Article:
In the pursuit of wellness, there’s naturally a lot of focus on maintaining a positive attitude. The mental game we bring to our efforts can obviously make a huge difference in our motivation and staying power. Nonetheless, embodied cognition teaches us that the mind-body connection is a two-way street if not a full-on cycle of physiological and psychological linkages. Our brains can influence our physiology, yes. Conversely, our physical actions and postures have the power to alter our mental state. The cycle continues through the course of attitudes, choices and hormonal responses that stem from this initiated mental state. As the researchers say, “fake it ‘til you make it.” It opens up a whole new angle of thinking about motivation and success, doesn’t it?

How many of us find ourselves identifying here? Yoga buffs, what perspective does your practice add to this research? I’ll be interested to read your thoughts. Have a great afternoon, everybody.

You want comments? We got comments:

Imagine you’re George Clooney. Take a moment to admire your grooming and wit. Okay, now imagine someone walks up to you and asks, “What’s your name?” You say, “I’m George Clooney.” Or maybe you say, “I’m the Clooninator!” You don’t say “I’m George of George Clooney Sells Movies Blog” and you certainly don’t say, “I’m Clooney Weight Loss Plan”. So while spam is technically meat, it ain’t anywhere near Primal. Please nickname yourself something your friends would call you.

  1. I got beat on here a few times for talking about yoga. For me (us)at home, yoga is play. Now we have a son, we’re going to introduce it to him as well.

    I don’t get the spiritual part out of it as much as I get connected with own inner spirit. Mind and body connection and the challenges it brings while doing. Thinking it’s the be-all end-all to youth and enlightenment is a bit much.

    Daniel Merk wrote on October 15th, 2010
  2. I’m glad you discovered the secret… Yoga is why your wife appears so S*XXXXY HAAAAAWWWT.

    *haa ahaa!*

    DR.BG wrote on October 15th, 2010
  3. I’m always surprised when people think a yoga class isn’t a proper work out – in my class, I regularly practice hand stands, head stands and press up position (chaturanga), all of which are tough upper body work outs, not to mention all the core & leg-strengthening endurance work involved. My yoga teachers are unbelievably strong and athletic.

    It’s often those who mostly do weights/running that struggle the most in those classes because they haven’t built up that type of endurance ;)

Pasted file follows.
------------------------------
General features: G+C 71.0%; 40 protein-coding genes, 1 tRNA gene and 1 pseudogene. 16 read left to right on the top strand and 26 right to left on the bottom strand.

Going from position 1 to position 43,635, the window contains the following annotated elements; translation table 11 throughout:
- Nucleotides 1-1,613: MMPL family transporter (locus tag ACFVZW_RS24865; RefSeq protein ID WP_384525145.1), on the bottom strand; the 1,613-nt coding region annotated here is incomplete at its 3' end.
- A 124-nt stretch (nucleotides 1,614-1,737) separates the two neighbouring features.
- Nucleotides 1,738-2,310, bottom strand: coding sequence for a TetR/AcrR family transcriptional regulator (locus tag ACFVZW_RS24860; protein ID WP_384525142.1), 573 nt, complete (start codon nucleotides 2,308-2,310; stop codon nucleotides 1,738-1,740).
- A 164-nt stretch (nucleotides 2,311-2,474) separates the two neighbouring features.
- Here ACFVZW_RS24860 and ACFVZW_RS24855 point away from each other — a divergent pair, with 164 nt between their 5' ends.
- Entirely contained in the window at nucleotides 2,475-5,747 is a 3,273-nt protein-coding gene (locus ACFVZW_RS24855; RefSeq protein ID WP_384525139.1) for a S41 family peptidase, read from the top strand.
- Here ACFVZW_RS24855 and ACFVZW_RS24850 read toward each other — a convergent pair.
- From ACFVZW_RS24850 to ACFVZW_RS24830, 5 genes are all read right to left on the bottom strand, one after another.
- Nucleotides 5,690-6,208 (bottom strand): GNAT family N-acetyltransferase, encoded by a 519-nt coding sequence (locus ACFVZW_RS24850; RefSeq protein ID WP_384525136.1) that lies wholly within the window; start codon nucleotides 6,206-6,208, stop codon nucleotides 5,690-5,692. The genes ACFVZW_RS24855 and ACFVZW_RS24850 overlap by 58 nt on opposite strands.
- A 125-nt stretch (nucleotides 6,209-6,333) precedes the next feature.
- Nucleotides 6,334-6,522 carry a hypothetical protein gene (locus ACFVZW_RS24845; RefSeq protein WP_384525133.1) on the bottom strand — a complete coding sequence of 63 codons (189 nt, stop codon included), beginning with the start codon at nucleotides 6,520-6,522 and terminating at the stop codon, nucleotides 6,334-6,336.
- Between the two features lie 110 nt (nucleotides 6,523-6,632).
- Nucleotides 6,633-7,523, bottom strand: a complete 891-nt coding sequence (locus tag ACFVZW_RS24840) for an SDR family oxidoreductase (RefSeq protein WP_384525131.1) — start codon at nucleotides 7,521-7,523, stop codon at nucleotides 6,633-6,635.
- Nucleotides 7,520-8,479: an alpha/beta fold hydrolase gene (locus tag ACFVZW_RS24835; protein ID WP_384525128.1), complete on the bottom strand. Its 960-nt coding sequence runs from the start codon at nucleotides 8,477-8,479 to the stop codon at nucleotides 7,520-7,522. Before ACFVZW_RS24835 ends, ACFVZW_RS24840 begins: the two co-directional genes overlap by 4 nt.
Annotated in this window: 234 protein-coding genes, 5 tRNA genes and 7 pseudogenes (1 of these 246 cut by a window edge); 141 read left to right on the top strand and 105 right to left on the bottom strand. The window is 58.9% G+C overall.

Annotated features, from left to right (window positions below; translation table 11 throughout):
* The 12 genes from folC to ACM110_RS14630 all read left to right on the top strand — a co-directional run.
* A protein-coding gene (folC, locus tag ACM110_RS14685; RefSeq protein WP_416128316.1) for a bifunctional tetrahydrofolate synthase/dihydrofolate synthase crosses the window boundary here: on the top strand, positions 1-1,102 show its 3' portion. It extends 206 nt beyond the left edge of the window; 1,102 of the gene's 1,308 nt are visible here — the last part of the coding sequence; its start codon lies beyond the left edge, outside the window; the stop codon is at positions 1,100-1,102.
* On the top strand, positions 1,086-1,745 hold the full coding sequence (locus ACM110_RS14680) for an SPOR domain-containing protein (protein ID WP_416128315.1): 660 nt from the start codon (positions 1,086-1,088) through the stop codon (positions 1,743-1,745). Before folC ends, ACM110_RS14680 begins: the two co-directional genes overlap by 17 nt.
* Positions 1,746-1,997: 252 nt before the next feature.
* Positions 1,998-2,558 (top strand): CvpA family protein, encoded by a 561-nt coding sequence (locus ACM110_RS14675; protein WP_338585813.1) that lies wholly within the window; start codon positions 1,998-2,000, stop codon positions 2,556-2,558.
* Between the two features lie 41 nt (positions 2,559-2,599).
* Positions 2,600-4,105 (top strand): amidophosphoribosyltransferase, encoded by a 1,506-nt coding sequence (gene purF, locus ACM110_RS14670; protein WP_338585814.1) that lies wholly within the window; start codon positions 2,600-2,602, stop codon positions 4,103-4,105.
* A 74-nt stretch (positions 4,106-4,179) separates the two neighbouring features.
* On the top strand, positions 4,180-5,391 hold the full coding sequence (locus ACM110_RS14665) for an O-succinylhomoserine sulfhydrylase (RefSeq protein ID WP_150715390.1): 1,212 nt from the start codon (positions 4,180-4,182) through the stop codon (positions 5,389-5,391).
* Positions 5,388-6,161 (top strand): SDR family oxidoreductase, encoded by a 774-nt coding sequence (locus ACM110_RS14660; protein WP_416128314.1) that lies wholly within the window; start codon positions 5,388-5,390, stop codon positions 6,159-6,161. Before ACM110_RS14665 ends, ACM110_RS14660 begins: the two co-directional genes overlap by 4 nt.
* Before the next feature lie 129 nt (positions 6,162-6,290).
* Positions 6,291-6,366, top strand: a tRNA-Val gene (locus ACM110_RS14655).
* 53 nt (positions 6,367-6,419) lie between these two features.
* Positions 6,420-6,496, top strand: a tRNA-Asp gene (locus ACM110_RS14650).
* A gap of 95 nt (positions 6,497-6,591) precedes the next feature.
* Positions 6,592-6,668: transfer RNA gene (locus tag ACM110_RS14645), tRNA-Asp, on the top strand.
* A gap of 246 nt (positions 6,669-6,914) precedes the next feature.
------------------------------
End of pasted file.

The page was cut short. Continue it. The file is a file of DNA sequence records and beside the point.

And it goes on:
Sarah wrote on October 15th, 2010
    • I can attest to that: in our yoga class once in a while a weightlifter with arms like my thigh tries and it is funny to see him sweating all over, while all the regulars (including ladies in her sixties) do not miss a breath. The weightlifter never comes back …

      AtkinsFan wrote on October 15th, 2010
  4. Hi Mark:

    peer pressure is mounting …
    your wife … the grok crowd here …
    everybody wants to know how you fared in the yoga …
    I think that you discovered a lot of yogines and maharishis (meat eating ones, of course) …
    just say it aloud, no shame on it: I love yoga, I have seen the light (you can use it as a mantra)

    AtkinsFan wrote on October 15th, 2010
  5. I also LOVE Yoga and do a class/session at least once weekly- it’s the one essential (to me) addition to my PB workouts. I enjoy my sprints, walking, and bodyweight workouts, but Yoga is the one that leaves me feeling the most… powerful, peaceful, balanced, centered- I continue to do Yoga simply because I just feel fabulous afterward. And it lasts- Yoga has been an important part of naturally and successfully managing anxiety and stress for me. I’ve loved that my PB workouts have increased my strength and now I am able to do moe in my Yoga classes- better stability in my poses, better form, etc.

    Val wrote on October 15th, 2010
  6. I have done a little vinyasa myself so far but for a Primal compatable yoga routine you could look into the “5 Tibetan Rites” This a very rigourous routine that can be done in 10 minutes, there are a few youtube videos and free info out there!

    Michael King wrote on October 15th, 2010
  7. Yoga is great. Very primal, as far as I am concerned. There is a lot of evidence that yoga gives a multitude of physiologic and psychological benifits. From a purely anecdotal perspective, my practice gives me stellar hip, thoracic, and ankle mobility.

    lojasmo wrote on October 15th, 2010
  8. great Job My friend i respect what u did realy it’s a great job

    dylan201 wrote on October 15th, 2010
  9. I do bikram yoga and although the class is the same each time it really is different too.
    I practice a balance of yoga, cardio and weights I like to call strength fitness and relaxation.
    I feel like I am prepared for anything with this balance.
    Really appreciate your site Mark.
    Thanks
    JuzzieD

    JuzzieD wrote on October 16th, 2010
  10. PS I have tried Iyengar yoga but Bikram is the ultimate for your mental health and physical health for me.
    I have heard of these blankie classes where you spend half the class lying down chanting and it just doesn’t have the physical challenge for me, no disrepect to anyone.